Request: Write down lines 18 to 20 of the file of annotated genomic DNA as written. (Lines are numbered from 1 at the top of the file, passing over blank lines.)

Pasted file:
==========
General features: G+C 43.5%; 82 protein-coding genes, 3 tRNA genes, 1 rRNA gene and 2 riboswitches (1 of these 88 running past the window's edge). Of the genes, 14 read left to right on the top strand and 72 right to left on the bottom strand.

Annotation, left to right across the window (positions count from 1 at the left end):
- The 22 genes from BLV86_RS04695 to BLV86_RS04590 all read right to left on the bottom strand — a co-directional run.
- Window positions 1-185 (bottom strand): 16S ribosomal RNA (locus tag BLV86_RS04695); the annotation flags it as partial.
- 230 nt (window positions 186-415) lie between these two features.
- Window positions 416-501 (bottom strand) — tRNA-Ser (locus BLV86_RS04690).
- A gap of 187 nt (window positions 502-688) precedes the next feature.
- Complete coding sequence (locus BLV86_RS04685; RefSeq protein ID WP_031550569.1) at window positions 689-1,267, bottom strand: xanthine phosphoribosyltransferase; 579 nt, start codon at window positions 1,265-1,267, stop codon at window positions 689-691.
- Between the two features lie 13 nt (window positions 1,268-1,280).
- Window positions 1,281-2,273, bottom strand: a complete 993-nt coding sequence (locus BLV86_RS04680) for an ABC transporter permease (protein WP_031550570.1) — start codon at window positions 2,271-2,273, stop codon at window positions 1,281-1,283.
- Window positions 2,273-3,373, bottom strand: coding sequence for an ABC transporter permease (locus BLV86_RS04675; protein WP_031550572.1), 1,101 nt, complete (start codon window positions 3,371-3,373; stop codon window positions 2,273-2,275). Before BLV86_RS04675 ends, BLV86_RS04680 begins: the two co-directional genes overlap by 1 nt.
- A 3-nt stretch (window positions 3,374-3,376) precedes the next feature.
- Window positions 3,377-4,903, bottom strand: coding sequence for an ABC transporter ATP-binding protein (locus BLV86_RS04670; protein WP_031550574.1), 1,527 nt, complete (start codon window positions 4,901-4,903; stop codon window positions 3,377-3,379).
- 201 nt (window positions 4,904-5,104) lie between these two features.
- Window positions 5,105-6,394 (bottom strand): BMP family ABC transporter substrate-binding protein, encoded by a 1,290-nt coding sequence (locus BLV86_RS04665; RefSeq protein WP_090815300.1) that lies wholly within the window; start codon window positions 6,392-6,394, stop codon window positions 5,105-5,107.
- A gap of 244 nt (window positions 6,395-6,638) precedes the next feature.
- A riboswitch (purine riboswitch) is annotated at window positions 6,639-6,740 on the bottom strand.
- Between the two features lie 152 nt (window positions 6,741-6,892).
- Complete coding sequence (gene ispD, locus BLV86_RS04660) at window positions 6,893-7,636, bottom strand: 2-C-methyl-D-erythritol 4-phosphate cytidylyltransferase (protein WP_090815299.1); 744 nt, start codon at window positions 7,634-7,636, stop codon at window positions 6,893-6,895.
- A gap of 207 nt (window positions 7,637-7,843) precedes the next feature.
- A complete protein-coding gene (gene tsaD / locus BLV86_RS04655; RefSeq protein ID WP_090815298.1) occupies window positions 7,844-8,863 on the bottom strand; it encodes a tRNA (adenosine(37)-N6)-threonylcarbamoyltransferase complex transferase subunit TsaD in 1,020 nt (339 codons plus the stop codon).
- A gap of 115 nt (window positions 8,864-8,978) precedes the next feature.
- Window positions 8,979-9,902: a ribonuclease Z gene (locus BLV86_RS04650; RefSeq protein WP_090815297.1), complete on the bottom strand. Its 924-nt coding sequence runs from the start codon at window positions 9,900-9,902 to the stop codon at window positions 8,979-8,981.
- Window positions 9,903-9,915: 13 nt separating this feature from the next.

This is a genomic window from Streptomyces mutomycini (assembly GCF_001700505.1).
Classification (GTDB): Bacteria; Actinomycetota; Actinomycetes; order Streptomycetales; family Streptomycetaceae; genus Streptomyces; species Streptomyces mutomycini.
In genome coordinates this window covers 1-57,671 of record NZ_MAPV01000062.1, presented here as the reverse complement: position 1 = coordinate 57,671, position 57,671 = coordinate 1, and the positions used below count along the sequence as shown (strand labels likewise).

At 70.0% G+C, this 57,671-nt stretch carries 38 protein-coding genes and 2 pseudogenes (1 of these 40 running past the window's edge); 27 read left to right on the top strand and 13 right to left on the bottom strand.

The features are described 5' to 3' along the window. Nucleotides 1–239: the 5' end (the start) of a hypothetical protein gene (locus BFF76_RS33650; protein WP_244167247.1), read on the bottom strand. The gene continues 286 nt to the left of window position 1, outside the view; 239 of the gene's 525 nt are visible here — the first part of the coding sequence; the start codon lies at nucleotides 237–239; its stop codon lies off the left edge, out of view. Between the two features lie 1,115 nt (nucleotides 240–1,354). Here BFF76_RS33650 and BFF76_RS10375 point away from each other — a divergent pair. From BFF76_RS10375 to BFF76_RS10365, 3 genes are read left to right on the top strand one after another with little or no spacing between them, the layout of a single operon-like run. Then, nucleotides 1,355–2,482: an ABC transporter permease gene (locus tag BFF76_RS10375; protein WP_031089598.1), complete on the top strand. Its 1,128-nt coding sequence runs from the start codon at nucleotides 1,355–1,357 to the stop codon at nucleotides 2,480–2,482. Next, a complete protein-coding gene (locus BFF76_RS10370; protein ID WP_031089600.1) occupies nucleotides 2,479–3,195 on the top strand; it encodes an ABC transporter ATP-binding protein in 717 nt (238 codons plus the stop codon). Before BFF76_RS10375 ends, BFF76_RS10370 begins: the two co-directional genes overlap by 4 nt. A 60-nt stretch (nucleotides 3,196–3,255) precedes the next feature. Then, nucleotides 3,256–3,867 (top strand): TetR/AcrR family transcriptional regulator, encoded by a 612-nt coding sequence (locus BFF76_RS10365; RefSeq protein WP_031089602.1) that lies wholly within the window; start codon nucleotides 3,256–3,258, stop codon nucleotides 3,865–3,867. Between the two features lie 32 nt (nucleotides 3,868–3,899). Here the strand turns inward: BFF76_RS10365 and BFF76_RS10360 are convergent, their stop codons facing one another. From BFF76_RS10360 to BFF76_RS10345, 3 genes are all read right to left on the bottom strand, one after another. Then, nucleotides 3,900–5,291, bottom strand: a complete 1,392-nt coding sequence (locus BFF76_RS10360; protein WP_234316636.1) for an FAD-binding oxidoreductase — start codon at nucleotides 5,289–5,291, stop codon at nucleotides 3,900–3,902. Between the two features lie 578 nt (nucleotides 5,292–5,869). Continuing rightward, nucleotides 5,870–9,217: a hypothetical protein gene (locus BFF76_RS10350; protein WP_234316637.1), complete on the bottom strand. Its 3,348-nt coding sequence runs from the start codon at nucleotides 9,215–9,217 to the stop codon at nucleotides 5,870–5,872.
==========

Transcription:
- Between the two features lie 152 nt (window positions 6,741-6,892).
- Complete coding sequence (gene ispD, locus BLV86_RS04660) at window positions 6,893-7,636, bottom strand: 2-C-methyl-D-erythritol 4-phosphate cytidylyltransferase (protein WP_090815299.1); 744 nt, start codon at window positions 7,634-7,636, stop codon at window positions 6,893-6,895.
- A gap of 207 nt (window positions 7,637-7,843) precedes the next feature.